Our team of experienced writers and editors follows a strict set of guidelines to ensure the highest quality content. We conduct thorough research, fact-check all information, and rely on credible sources to back up our claims. Our content is reviewed by subject matter experts to ensure accuracy and clarity.

We believe in transparency and maintain editorial independence from our advertisers. Our team does not receive direct compensation from advertisers, allowing us to create unbiased content that prioritizes your interests.

While many people simply toss their empty egg shells into the garbage, the fact is those shells are useful for a variety of purposes. Many can be used in the garden, as a cleaning agent, and even to remove stains. The composition of the shells includes a significant amount of calcium, which explains some of their uses.

Adding a small amount of shells crushed to a powder can help make a smoother cup of coffee. Simply add the crushed shells to ground coffee in your drip pot. As the coffee brews, the calcium content will counteract the acid content of the coffee and produce a superior taste.

Don't forget to take the egg shells along when camping. Adding the shells to coffee grounds in a metal coffee pot will not only lower the acidic taste but also cause the grounds to sink to the bottom of the pot. That means no more coffee by the campfire that has stray grounds in the brew.

Gardeners can also benefit from including shells among their arsenal of tools. Shells split into two sections make an ideal incubator for starting plants from seeds. Simply place the half shells in the bottom portion of a paper egg carton, place a seed in each shell, and cover with a small amount of soil. Position the carton on a window sill so the seeds can receive direct sunlight. The nutrients in the shells will help the seeds to mature and also expedite receiving nutrients from the soil.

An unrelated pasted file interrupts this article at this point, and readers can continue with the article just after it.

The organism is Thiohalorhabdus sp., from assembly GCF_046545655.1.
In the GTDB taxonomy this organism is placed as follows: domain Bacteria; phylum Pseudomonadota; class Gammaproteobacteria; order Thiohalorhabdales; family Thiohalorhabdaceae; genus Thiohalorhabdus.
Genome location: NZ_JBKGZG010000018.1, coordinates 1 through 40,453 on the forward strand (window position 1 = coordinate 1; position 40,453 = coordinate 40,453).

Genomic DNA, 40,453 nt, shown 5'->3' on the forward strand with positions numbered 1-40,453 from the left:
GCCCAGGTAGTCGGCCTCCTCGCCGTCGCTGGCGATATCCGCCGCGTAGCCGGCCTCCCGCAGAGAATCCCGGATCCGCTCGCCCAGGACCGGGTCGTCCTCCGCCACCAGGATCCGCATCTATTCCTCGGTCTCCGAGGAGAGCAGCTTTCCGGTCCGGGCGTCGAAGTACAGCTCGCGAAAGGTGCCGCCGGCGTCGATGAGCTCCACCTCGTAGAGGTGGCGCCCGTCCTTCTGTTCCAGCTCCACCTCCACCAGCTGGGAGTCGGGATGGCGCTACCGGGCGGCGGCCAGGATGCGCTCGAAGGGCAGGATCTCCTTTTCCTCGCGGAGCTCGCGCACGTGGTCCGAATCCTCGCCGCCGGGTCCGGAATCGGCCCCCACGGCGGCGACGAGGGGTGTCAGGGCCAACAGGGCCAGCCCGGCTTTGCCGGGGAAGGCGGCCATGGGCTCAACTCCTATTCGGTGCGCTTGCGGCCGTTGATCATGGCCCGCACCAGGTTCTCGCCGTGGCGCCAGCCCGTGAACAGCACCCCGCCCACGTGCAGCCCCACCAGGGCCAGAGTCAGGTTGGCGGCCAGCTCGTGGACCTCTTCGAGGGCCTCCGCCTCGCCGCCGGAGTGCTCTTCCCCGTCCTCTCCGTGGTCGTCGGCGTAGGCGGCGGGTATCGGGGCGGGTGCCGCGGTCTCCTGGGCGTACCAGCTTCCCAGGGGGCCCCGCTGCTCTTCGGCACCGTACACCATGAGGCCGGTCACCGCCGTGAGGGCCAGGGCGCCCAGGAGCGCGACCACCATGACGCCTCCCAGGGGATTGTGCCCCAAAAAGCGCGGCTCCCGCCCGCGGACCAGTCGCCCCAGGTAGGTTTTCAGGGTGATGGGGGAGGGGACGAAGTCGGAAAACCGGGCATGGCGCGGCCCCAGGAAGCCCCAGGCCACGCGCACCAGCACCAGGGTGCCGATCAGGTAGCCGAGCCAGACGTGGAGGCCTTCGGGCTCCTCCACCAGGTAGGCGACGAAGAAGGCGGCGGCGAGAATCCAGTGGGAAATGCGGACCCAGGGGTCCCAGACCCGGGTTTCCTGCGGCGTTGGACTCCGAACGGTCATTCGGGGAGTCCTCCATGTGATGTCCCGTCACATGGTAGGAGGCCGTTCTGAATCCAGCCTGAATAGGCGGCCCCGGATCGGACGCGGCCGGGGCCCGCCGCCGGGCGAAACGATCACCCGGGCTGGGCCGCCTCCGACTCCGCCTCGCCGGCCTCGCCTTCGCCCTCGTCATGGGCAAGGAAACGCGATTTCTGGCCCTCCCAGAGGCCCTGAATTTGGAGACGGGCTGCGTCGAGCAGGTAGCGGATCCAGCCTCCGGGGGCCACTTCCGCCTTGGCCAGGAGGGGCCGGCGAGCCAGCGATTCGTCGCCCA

When your shell incubators are no longer needed, crush the shells and utilize them as fertilizer in your garden. The broken shells will restore nutrients to the soil and promote the growth of healthier plants.

You can also use them to keep household drains clean by crushing them thoroughly and place a small amount in the drain basket. As water runs over the basket, the crushed shells will filter through and enter the drainpipe. The tiny fragments will act as a mild abrasive to clear hair or grease buildup from the pipes. For people who like to avoid using drain cleaners loaded with chemicals, this is a great way to maintain your drains naturally.